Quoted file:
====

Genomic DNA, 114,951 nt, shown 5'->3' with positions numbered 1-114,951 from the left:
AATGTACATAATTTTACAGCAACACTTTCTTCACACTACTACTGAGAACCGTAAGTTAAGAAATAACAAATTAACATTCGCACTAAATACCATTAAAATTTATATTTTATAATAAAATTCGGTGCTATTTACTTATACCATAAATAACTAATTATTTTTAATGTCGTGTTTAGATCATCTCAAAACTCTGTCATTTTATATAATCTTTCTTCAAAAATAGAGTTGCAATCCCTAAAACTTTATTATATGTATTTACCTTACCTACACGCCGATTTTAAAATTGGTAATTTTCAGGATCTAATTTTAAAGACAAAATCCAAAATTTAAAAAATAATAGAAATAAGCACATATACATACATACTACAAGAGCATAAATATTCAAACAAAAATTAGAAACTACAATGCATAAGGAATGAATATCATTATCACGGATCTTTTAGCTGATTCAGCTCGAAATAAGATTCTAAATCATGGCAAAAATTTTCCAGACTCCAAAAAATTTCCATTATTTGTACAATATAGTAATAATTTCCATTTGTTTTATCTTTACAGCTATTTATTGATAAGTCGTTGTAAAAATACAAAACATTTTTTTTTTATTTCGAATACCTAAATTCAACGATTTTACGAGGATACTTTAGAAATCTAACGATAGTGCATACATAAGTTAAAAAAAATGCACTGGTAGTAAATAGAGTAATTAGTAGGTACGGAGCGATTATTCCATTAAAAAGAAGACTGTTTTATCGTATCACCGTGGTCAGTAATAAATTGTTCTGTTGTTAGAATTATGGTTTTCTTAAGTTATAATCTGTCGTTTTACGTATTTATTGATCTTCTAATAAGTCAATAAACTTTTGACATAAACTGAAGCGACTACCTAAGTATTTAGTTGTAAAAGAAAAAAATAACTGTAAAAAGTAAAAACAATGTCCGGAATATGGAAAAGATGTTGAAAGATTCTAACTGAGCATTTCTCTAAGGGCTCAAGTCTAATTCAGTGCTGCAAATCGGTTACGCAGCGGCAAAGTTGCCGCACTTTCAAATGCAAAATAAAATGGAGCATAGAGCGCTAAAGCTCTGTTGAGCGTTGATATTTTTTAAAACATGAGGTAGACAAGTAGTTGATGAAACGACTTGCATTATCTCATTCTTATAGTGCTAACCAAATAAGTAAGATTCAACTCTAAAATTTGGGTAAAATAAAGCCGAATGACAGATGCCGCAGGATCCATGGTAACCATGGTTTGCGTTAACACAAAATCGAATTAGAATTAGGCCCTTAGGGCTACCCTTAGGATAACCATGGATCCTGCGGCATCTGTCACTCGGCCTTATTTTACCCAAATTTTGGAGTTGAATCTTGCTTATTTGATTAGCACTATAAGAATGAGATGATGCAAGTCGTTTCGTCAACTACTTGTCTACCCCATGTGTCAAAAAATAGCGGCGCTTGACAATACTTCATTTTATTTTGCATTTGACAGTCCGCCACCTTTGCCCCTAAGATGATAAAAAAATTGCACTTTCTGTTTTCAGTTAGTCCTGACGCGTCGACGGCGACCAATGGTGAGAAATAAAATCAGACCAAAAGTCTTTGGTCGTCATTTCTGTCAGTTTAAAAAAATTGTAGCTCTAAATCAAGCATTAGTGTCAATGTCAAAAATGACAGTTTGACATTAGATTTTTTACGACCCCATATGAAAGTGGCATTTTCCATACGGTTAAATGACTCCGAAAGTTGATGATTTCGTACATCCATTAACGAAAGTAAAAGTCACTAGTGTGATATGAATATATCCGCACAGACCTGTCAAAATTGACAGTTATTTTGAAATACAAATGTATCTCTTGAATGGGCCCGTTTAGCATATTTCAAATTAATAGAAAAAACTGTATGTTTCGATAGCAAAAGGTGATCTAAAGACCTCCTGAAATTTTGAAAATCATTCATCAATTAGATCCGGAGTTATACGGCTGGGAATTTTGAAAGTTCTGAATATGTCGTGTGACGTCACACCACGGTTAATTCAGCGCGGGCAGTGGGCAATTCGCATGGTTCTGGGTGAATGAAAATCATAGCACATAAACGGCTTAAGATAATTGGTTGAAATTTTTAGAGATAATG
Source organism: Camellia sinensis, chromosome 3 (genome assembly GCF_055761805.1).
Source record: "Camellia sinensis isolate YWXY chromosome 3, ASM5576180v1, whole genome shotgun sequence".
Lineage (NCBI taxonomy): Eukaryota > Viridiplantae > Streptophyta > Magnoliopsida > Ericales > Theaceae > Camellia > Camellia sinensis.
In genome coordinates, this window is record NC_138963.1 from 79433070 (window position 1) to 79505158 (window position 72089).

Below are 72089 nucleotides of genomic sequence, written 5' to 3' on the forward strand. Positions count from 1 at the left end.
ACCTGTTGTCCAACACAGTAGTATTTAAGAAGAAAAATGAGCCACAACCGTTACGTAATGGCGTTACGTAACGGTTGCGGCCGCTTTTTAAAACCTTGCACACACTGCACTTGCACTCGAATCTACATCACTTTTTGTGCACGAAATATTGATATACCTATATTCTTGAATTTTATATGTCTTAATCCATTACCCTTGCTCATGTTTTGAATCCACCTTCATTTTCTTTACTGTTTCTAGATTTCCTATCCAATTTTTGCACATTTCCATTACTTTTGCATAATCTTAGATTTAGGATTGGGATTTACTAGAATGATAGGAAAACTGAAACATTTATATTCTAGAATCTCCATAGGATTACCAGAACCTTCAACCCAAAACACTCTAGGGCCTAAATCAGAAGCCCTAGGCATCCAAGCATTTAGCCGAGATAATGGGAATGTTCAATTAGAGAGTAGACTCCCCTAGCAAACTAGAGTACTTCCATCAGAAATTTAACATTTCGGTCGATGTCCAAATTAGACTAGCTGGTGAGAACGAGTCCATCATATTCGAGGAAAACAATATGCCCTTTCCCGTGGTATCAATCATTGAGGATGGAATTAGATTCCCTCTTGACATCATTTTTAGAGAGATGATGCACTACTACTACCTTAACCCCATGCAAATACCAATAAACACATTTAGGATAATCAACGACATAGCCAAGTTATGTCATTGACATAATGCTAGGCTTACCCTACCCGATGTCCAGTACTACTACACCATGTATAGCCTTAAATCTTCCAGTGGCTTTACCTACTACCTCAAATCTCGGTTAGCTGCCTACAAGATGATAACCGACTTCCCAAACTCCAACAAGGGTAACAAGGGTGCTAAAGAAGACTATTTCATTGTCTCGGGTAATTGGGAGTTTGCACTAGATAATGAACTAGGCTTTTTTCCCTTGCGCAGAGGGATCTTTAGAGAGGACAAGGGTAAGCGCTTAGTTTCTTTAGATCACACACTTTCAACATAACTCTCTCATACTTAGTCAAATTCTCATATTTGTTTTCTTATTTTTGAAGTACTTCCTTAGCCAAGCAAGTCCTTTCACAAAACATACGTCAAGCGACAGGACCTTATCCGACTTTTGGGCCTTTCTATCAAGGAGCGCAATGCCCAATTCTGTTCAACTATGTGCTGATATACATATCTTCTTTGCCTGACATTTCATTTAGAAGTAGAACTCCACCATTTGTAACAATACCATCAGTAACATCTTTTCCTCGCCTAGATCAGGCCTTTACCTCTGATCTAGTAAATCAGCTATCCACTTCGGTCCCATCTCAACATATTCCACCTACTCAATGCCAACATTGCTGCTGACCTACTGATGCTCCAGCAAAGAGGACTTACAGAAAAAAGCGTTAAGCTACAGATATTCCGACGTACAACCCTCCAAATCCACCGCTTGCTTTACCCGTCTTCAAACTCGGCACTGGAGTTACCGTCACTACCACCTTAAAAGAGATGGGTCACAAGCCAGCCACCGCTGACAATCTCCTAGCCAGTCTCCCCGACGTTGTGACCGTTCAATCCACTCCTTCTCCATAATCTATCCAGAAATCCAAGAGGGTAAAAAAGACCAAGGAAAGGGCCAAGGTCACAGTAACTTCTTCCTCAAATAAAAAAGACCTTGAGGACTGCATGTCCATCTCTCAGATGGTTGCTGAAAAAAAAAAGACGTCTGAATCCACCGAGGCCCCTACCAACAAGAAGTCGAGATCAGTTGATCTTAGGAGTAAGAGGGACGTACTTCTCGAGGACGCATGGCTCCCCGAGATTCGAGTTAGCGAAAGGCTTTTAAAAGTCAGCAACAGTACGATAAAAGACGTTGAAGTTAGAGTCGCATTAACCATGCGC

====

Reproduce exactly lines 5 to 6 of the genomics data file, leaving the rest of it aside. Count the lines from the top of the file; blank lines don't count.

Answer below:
Lineage (NCBI taxonomy): Eukaryota > Viridiplantae > Streptophyta > Magnoliopsida > Ericales > Theaceae > Camellia > Camellia sinensis.
In genome coordinates, this window is record NC_138963.1 from 79433070 (window position 1) to 79505158 (window position 72089).